Dogs… A friendly, fun, beautiful friend for life. There doesn’t seem to be any downside to welcoming a four-legged bundle of joy into your life, does there? The truth is, there are some serious welfare and economic implications to consider before you make this massive commitment…
1. Meeting your dog’s emotional needs
Dogs haven’t earned the title of “Man’s Best Friend” through not enjoying human company! Dogs need a lot of attention and entertainment; they are clever and affectionate, and not giving them sufficient time for company or training can result in distressed dogs who resort to chewing furniture, howling and defecating or urinating in the house.
Ideally, dogs should not be left alone all day while we work our “9 – 5”s (or longer!). If your work or family commitments would not allow for you to provide your dog with checks throughout the day, it may be worth considering “doggy day care”, where they can interact with other dogs, be walked and given affection, or hiring a dog walker.
Training and mental stimulation
Dogs thrive on positive training; whether you are rehoming an older dog or getting a puppy, taking your dog to training classes, or classes such as agility, will be good for your dog’s obedience – not to mention a lot of fun for both dog and owner!
2. Meeting your dog’s physical needs
There is so much variety within dog breeds, and it goes without saying that a Springer Spaniel or a Labrador Retriever will need more walking than a toy breed, such as a Chihuahua! Meeting your dog’s physical needs will involve lots of exercise; this is good for stimulating their minds through exploring new environments, and keeping their cardiovascular and musculoskeletal systems healthy. Obesity is a growing issue worldwide in the dog population, and ensuring your dog has lots of entertaining walks is one (fun!) way to ward off the health issues associated with obesity.
Another major physical need of your pet is for the correct diet. Choosing a nutritious diet is important, and it’s worth remembering that dogs have slightly different nutritional needs from humans - so feeding leftovers isn’t a recipe for a happy healthy pooch! Instead, we’d usually recommend a balanced dog food from a quality, reputable manufacturer (we can advise you if needed). While it is possible to perfect a home-prepared diet, it takes time and effort, and isn’t for novices! Some dogs require specialist diets, such as diets for sensitive tummies, or lower calorie diets after neutering/spaying. It is worth investigating this, and discussing with your vet which diets are available for your dog’s specific needs.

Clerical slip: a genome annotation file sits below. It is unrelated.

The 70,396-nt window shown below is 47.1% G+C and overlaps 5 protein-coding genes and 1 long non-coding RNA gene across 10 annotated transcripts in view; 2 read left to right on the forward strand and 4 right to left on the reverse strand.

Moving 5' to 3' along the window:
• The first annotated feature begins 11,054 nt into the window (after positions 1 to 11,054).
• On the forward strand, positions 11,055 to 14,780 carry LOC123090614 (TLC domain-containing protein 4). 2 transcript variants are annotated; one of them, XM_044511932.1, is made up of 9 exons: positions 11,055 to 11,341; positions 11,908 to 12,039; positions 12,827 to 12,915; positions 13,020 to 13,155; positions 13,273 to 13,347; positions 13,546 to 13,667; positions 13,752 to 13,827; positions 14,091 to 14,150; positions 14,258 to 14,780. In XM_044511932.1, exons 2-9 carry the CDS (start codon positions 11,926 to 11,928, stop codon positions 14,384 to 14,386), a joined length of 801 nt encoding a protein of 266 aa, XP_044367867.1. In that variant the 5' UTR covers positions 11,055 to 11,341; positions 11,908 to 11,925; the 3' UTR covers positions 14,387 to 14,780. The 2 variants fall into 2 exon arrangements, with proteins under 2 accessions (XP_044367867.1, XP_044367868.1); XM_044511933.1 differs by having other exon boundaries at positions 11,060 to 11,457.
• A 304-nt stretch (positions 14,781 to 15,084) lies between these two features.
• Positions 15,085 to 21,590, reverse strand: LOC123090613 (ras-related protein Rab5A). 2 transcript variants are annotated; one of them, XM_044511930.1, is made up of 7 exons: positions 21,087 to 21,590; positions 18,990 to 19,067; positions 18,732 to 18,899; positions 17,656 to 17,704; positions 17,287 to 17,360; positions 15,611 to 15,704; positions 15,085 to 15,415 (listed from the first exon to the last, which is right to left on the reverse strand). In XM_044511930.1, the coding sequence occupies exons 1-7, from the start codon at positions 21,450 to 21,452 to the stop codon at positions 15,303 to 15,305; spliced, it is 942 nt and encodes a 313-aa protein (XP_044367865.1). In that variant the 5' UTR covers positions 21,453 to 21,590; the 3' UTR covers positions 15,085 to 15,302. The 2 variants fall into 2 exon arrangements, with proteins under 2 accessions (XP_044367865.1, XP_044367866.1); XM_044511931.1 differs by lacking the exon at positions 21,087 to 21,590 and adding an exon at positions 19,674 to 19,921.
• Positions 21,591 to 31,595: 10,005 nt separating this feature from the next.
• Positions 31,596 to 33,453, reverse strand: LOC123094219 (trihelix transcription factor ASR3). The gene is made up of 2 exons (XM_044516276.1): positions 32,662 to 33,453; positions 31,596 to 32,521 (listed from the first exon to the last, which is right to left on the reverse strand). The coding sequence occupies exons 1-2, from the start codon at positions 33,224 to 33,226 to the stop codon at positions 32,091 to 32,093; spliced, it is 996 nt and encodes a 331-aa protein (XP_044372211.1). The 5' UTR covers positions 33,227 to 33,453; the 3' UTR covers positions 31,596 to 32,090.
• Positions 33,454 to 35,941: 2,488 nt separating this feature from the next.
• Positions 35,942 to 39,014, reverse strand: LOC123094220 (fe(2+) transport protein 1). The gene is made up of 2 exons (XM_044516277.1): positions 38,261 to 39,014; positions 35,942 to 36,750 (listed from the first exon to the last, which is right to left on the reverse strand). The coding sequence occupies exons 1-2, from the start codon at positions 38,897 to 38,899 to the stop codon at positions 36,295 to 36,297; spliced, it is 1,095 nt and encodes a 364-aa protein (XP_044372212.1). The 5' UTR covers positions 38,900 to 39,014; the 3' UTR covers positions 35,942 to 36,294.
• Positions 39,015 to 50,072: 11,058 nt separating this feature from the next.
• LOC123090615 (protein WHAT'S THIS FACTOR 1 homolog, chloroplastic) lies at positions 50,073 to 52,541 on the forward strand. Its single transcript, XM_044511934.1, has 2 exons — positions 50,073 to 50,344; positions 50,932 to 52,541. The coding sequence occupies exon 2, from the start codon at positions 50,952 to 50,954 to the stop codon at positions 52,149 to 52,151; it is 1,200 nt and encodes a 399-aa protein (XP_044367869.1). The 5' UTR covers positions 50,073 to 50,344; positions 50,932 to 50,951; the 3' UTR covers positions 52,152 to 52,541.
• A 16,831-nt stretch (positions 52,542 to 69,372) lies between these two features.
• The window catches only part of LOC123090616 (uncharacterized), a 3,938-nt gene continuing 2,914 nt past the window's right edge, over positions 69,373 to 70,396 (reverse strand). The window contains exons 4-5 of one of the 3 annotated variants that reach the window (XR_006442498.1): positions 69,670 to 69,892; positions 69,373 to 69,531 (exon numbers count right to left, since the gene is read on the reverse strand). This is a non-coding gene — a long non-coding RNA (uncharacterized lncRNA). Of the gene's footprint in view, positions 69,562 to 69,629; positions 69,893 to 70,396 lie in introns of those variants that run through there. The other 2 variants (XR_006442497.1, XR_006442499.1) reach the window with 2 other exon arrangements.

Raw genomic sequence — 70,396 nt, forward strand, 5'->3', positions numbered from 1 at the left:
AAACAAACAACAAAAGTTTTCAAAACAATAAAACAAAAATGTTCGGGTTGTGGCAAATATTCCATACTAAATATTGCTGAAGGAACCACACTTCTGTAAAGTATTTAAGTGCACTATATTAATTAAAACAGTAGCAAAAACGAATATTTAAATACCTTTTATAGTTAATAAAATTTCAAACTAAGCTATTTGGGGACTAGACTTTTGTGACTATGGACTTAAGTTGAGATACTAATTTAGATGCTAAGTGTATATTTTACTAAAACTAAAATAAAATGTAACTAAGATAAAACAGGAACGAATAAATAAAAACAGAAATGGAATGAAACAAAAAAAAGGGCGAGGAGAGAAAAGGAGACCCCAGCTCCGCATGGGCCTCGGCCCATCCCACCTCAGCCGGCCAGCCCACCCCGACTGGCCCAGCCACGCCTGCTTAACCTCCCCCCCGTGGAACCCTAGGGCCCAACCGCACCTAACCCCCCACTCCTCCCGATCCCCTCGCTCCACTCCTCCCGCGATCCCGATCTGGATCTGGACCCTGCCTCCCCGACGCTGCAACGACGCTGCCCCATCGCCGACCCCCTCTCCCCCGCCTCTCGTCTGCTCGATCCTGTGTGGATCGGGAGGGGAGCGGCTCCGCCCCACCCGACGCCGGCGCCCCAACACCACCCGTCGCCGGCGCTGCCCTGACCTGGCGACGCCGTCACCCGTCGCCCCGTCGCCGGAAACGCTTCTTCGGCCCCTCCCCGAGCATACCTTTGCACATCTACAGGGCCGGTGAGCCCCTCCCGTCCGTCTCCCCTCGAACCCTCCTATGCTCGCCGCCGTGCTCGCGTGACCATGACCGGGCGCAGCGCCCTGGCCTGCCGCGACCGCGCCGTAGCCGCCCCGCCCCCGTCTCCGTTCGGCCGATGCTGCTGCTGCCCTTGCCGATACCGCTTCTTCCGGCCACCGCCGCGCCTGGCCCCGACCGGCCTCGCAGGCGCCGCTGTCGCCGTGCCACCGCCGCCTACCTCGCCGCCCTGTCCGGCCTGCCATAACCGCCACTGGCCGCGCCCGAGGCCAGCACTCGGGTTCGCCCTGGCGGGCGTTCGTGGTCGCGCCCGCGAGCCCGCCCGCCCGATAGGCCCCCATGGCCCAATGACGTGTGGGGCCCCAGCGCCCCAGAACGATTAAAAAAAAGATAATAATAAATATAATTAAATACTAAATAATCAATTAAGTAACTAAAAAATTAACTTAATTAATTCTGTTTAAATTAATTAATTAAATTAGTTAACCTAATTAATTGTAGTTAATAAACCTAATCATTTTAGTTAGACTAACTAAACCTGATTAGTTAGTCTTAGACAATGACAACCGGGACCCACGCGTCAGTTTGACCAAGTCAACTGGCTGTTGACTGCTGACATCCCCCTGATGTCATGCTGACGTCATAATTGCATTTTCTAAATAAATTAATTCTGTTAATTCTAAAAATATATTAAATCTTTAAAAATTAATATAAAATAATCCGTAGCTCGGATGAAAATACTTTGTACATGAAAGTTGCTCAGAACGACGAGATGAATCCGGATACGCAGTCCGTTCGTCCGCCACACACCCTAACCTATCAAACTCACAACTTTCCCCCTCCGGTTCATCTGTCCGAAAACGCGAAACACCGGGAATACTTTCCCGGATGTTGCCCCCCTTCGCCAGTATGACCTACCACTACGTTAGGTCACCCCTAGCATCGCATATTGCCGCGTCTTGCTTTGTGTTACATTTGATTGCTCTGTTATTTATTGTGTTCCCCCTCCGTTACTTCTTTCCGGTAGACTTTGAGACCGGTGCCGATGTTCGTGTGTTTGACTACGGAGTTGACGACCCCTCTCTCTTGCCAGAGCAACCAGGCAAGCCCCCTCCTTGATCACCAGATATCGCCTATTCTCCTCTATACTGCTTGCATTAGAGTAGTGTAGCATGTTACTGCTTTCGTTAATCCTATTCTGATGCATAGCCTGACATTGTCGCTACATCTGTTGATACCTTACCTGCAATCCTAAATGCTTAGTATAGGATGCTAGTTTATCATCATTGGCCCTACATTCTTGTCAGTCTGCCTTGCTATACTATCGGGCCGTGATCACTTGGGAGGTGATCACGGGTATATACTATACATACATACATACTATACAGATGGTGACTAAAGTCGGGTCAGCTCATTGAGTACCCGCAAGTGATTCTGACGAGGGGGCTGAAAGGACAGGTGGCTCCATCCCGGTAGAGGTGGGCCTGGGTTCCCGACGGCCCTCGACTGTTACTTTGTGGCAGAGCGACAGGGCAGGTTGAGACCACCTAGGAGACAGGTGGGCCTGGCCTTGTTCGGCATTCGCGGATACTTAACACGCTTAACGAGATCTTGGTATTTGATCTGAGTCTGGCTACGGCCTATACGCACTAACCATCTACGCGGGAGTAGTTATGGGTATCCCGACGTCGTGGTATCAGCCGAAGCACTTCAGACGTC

3. Meeting your dog’s health needs
Buying a puppy comes with more veterinary costs, too. The only place you can legally buy puppies from is petshops who usually source their dogs from overseas. Occasionally, this can be a nightmare with incubation periods of viral diseases - you purchase a seemingly healthy puppy and a week later it comes down with a possibly fatal disease. Parvovirus is common and distemper makes an appearance as well in these puppies - you need to be prepared for sudden and unexpected bills.
But even if your dog doesn’t have any major medical issues or accidents, the cost of regular flea, fly and worm treatments alongside vaccinations can really add up, and are necessary to keep your dog happy and enjoying life. Other costs include dental procedures if your dog is not compliant with teeth-brushing, so these also need to be budgeted for.
Many vets will advise you to neuter or spay your dog when it is old enough, for the long-term health benefits. Such benefits include decreased risk of testicular cancer in dogs, or the decreased risk of mammary and uterine cancers, or womb infections (pyometras) in bitches. A puppy will need a series of vaccinations for its first ever sets of vaccines. Remember, a puppy can be a 15 year commitment or longer!
Sadly, pet insurance is not yet available here. However, you should put aside for a rainy day - to cover both travelling your dogs back to your home country unexpectedly (a significant cost), and severe illnesses which are unlikely but may happen, and may need MRI or CT, or intensive care.
Price alone is not the only feature of your dog’s health; you will need the time and ability to access a vet’s practice, should you need to for emergencies or routine health care. It is always worth discussing with a vet prior to getting a dog, to see whether they think you can meet a dog’s requirements.
To conclude, if you can provide a safe and happy home for your dog, where you are prepared to foot the bills for your dog’s life and provide affection and entertainment, dogs can be an incredibly enriching friend to share your life with. Dogs are also sentient, living creatures with needs which we have a responsibility to meet as owners. Please discuss with one of our vets if you are considering getting a four-legged friend, and we wish you a long and happy life together!
“Outside of a dog, a book is a man's best friend. Inside of a dog it's too dark to read.” - Groucho Marx